7 What is Smart Specialisation ?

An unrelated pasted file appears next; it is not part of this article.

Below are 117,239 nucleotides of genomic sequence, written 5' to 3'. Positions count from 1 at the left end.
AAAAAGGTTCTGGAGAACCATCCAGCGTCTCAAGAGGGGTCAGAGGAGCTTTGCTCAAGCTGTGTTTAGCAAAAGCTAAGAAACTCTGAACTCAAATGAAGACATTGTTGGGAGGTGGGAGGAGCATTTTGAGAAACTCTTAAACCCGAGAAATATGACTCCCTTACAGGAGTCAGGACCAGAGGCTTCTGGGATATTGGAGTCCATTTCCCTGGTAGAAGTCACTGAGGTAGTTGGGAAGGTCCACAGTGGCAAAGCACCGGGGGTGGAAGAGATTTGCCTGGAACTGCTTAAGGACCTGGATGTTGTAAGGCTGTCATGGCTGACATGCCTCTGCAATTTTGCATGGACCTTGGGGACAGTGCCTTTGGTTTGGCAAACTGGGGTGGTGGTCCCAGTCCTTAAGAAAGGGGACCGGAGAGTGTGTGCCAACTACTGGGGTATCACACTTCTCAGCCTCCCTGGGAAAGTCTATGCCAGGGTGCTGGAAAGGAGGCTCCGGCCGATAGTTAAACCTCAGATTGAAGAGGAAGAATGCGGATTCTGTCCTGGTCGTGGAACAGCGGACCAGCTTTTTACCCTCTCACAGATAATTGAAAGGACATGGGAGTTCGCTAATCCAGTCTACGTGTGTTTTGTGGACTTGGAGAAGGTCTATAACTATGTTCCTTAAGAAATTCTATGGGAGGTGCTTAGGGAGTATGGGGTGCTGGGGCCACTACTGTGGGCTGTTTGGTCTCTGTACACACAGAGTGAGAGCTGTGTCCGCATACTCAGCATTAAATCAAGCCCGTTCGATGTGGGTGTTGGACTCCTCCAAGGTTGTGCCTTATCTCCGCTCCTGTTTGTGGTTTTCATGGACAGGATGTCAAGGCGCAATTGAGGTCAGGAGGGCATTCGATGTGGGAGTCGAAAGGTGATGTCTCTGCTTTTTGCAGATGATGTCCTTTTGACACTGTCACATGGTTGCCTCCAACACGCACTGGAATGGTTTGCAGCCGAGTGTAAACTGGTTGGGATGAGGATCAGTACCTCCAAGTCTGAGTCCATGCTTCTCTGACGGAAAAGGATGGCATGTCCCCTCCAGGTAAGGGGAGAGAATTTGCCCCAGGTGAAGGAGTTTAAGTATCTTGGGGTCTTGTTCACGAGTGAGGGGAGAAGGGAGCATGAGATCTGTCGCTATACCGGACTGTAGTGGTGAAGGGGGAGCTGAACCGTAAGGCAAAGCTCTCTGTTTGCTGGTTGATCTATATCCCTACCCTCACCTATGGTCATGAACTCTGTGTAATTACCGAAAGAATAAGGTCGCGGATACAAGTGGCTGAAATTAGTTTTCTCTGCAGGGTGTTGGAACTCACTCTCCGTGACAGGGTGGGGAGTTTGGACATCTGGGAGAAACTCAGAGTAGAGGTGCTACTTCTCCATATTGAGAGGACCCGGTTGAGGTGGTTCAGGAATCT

"Smart Specialisation is a strategic approach to economic development through targeted support to Research and Innovation" What is Smart Specialisation ? = evidence-based: all assets = no top-down decision, but dynamic/entrepreneurial discovery process inv. key stakeholders = global perspective on potential competitive advantage & potential for cooperation = source-in knowledge and technologies etc. rather than re-inventing the wheel = priority setting in times of scarce resources = getting better / excel with something specific = focus investments on regional comparative advantage = accumulation of critical mass = not necessarily focus on a single sector, but cross-fertilisations Smart = - evidence-based: SWOT analysis & foresight, taking all assets of a region into account, in particular industrial structures, science, technology and training capacities, skills, environment, market access, but also "difficult assets" (aging population, remote position, rough climate …), - no top-down decision, but: self-discovery process (Hausmann and Rodrik 2004) with stakeholders to identify potential, actors, cross-fertilisation potential, etc. - possibly using creative problem solving / brainstorming tools (= "help them discover what they know themselves") and developing the smart specialisation concept - look beyond borders: global perspective to be able to assess potential of competitive advantage compared to other specialised regions & potential for cooperation - source in knowledge, technologies etc. rather than re-inventing the wheel. Specialisation = - priority setting (not "coffee for all") - getting better (than others) with something concrete, rather than doing a little bit of everything, but without becoming a master in it - accumulation of critical mass (be it internal to the region or via external insourcing & cooperation) not necessarily focus on a single industrial / service sector (or individual company), but cross-sectoral When looking at potential new activities analyse if they are technologically related to existing strengths, as evidence from evolutionary economic geography, especially the concept of 'related variety' shows that this creates the best for success (combination of embededness + relatedness) Canary island example on how to go about this by specializing through the adaptation of a generic technology – ICT in the tourism sector: a recently internationally awarded ERDF island project in the Balearics which is a new on-line booking system called Avanthotel. Avanthotel is an enterprising public-private partnership supported by the ERDF, within the framework of the Balearic Islands first innovation strategy promoted by the EU Commission, enabled local businesses, mainly small hotels, to align on customer demand, embrace ICTs and reconnect with a new generation of holidaymakers. In 2007 it involved over 450 companies with a total turnover of over 6m € and annual growth rates above 100%. 7